Edison students get a boost
Alissa Widman Neese
Mar 8, 2014 at 8:00 PM
A recent donation of new technology has Edison Elementary School’s bookworms raising the roof.
CertainTeed, a local roof shingle manufacturer, donated more than $22,000 this year in support of its successful CertainRead program.
The gift purchased 90 Microsoft Surface tablets for students in first, second and third grades, which will allow them to take online reading comprehension tests, as well as other standardized assessments.
It’s the largest award the school has ever received from a corporation.
“The community is good to us, and we want to put good things back into the community,” said Ed Miller, human resources manager at CertainTeed. “We hire a majority of our employees from the local area, and ultimately we benefit from the quality of the people we recruit and retain”
Edison Elementary School’s CertainRead program encourages students to complete reading comprehension quizzes to collect points. If a student accumulates enough points, they earn prizes, entries into monthly drawings and sometimes trophies.
The competitive program started in 1998, when the Milan Chamber of Commerce sought a way to improve local students’ reading comprehension and critical thinking skills, chamber member Dick Smith said.
“At that time, the national chamber sent out a bulletin indicating those were the greatest inefficiencies of job applicants,” Smith said. “Our elementary students didn’t have a reading program outside of regular classroom instruction, and we wanted to change that”
CertainTeed pledged $15,000 to kickstart the effort, as well as an additional $5,000 each year for the next five years. Other local organizations also supported the cause, but none have come close to CertainTeed’s contributions.
To date, the corporation’s annual donations to sustain CertainRead total almost $100,000.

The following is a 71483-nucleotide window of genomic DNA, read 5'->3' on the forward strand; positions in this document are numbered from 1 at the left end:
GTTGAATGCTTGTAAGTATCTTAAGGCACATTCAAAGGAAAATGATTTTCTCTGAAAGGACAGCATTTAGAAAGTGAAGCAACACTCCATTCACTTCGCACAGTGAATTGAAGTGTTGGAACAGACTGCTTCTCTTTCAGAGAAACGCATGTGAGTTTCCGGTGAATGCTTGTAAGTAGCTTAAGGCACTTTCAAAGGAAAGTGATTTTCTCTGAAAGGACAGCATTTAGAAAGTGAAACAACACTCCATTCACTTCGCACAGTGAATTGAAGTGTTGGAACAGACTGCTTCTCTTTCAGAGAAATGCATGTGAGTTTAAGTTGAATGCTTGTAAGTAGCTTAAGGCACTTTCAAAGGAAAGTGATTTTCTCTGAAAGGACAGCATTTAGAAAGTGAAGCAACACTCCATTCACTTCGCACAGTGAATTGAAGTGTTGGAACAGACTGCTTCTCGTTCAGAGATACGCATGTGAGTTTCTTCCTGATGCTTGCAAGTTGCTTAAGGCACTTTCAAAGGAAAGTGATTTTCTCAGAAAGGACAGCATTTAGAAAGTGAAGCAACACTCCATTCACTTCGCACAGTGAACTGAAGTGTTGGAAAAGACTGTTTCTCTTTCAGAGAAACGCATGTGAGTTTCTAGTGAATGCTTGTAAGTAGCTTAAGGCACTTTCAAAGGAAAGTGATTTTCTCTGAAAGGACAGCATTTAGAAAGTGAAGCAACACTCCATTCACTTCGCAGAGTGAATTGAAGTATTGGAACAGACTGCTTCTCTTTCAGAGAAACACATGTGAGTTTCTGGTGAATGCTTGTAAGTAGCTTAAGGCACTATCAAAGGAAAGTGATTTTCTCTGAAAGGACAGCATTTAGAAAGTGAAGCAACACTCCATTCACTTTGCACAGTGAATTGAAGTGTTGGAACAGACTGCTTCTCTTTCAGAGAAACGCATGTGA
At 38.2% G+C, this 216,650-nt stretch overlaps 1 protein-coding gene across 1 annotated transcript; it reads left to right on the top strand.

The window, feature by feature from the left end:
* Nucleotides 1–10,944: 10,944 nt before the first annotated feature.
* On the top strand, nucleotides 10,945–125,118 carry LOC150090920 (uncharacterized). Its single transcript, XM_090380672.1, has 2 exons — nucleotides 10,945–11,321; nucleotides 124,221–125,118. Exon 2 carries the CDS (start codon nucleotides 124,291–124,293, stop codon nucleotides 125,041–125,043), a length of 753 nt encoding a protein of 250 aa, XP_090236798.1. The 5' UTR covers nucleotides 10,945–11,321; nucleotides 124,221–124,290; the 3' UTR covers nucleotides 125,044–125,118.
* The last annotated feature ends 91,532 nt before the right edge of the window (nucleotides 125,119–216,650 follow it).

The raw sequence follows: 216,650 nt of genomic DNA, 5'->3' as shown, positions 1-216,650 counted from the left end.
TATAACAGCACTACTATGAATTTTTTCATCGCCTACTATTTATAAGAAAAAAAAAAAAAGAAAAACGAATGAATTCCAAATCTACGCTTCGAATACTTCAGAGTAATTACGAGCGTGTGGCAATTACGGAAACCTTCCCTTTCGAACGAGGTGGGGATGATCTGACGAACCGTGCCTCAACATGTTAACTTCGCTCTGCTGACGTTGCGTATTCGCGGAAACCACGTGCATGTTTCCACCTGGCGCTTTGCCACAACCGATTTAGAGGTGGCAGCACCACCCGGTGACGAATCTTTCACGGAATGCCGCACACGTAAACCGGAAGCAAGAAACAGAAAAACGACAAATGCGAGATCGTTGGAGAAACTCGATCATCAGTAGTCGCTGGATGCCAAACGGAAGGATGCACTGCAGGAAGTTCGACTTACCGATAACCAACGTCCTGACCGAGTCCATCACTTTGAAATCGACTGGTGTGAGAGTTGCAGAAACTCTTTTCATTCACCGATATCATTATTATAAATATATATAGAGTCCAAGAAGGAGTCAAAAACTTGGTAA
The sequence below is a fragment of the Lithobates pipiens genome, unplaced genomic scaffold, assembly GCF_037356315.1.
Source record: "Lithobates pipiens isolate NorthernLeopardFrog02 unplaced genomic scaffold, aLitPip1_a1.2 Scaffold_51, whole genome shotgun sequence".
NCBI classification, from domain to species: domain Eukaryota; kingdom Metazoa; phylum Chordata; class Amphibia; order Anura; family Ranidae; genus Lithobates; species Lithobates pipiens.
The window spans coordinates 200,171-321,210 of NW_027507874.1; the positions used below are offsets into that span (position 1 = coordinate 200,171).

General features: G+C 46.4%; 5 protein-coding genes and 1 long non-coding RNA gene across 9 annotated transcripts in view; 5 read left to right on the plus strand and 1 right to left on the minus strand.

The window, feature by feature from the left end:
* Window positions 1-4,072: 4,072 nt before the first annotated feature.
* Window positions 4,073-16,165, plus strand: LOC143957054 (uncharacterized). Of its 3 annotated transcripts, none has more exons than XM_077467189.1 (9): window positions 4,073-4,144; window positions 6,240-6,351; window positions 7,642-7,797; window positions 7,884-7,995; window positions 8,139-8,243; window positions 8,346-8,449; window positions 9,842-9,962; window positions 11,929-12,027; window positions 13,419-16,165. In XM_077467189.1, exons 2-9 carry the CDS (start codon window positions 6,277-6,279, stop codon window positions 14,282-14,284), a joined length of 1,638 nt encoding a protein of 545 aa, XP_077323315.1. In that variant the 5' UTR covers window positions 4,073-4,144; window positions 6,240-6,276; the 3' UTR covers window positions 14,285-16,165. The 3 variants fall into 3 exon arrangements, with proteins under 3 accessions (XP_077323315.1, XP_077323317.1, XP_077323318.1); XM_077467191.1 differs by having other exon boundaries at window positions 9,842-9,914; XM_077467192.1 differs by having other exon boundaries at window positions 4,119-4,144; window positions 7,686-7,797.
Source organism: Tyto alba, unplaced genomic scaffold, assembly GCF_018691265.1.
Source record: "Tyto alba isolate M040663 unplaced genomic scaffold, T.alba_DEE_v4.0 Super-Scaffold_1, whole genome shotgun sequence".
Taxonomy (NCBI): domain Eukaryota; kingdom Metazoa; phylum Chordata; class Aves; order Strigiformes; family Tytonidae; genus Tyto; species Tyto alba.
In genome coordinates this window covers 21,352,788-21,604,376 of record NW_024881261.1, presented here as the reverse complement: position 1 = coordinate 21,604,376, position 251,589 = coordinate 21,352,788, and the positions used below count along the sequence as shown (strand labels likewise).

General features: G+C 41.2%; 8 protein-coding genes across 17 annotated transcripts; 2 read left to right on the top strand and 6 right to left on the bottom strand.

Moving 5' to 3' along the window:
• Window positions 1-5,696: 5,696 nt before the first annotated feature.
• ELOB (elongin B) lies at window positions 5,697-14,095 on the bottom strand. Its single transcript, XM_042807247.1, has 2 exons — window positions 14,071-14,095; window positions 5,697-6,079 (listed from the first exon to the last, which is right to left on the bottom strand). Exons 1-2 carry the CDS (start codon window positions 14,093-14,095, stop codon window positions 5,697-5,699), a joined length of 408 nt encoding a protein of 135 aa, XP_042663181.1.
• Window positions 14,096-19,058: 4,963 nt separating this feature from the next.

The funds purchase books, software and desktop computers, which were in short supply before CertainTeed provided the Microsoft Surface tablets this fall.
Students were reading books more quickly than they could complete tests, simply because there weren’t enough desktop computers available to use.
“Our points flatlined because students were waiting in line,” principal David Hermes said. “We didn’t want them to lose their incentive to keep reading”
This year, students are on pace to shatter their total points accumulated record, school librarian Cindy Thayer said.
In 2013, they earned 28,090 points. In 2014, they’ve already earned 18,440 points, with several months left to go.
Smith credits the success to CertainTeed’s support, as well as Edison Elementary School’s dedicated staff members.
“This is a 16-year investment that’s truly paid off for the students, teachers and community,” Smith said. “They’re not just keeping the program running. They’re improving it every year, and it’s really exciting to see”
Edison Schools paid about $18,000 in permanent improvement funds for Internet upgrades in its elementary building to accommodate its new tablets. The district’s annual permanent improvement budget is about $675,000.